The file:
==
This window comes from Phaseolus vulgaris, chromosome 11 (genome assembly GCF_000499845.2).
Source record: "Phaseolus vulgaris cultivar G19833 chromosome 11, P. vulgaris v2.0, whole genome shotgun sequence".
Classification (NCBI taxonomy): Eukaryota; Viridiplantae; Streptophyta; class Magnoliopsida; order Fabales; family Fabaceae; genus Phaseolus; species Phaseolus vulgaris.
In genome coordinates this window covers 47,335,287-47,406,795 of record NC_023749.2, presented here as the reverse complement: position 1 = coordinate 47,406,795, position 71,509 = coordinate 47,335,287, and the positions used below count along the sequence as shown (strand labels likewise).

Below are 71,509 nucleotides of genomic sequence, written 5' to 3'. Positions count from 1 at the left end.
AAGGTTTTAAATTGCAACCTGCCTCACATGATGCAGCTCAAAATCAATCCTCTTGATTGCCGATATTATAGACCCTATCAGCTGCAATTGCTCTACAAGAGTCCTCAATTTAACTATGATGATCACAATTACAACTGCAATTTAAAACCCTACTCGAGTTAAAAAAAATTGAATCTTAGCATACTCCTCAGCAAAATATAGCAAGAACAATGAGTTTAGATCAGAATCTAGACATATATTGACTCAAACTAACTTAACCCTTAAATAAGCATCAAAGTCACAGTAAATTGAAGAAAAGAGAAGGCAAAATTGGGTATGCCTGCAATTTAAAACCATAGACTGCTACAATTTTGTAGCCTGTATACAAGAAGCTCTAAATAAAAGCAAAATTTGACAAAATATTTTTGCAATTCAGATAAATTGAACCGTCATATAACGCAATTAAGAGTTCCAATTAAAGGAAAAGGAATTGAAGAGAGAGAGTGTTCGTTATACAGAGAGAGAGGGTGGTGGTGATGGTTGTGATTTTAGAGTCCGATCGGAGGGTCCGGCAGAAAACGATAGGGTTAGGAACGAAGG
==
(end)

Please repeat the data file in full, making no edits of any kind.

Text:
This window comes from Phaseolus vulgaris, chromosome 11 (genome assembly GCF_000499845.2).
Source record: "Phaseolus vulgaris cultivar G19833 chromosome 11, P. vulgaris v2.0, whole genome shotgun sequence".
Classification (NCBI taxonomy): Eukaryota; Viridiplantae; Streptophyta; class Magnoliopsida; order Fabales; family Fabaceae; genus Phaseolus; species Phaseolus vulgaris.
In genome coordinates this window covers 47,335,287-47,406,795 of record NC_023749.2, presented here as the reverse complement: position 1 = coordinate 47,406,795, position 71,509 = coordinate 47,335,287, and the positions used below count along the sequence as shown (strand labels likewise).

Below are 71,509 nucleotides of genomic sequence, written 5' to 3'. Positions count from 1 at the left end.
AAGGTTTTAAATTGCAACCTGCCTCACATGATGCAGCTCAAAATCAATCCTCTTGATTGCCGATATTATAGACCCTATCAGCTGCAATTGCTCTACAAGAGTCCTCAATTTAACTATGATGATCACAATTACAACTGCAATTTAAAACCCTACTCGAGTTAAAAAAAATTGAATCTTAGCATACTCCTCAGCAAAATATAGCAAGAACAATGAGTTTAGATCAGAATCTAGACATATATTGACTCAAACTAACTTAACCCTTAAATAAGCATCAAAGTCACAGTAAATTGAAGAAAAGAGAAGGCAAAATTGGGTATGCCTGCAATTTAAAACCATAGACTGCTACAATTTTGTAGCCTGTATACAAGAAGCTCTAAATAAAAGCAAAATTTGACAAAATATTTTTGCAATTCAGATAAATTGAACCGTCATATAACGCAATTAAGAGTTCCAATTAAAGGAAAAGGAATTGAAGAGAGAGAGTGTTCGTTATACAGAGAGAGAGGGTGGTGGTGATGGTTGTGATTTTAGAGTCCGATCGGAGGGTCCGGCAGAAAACGATAGGGTTAGGAACGAAGG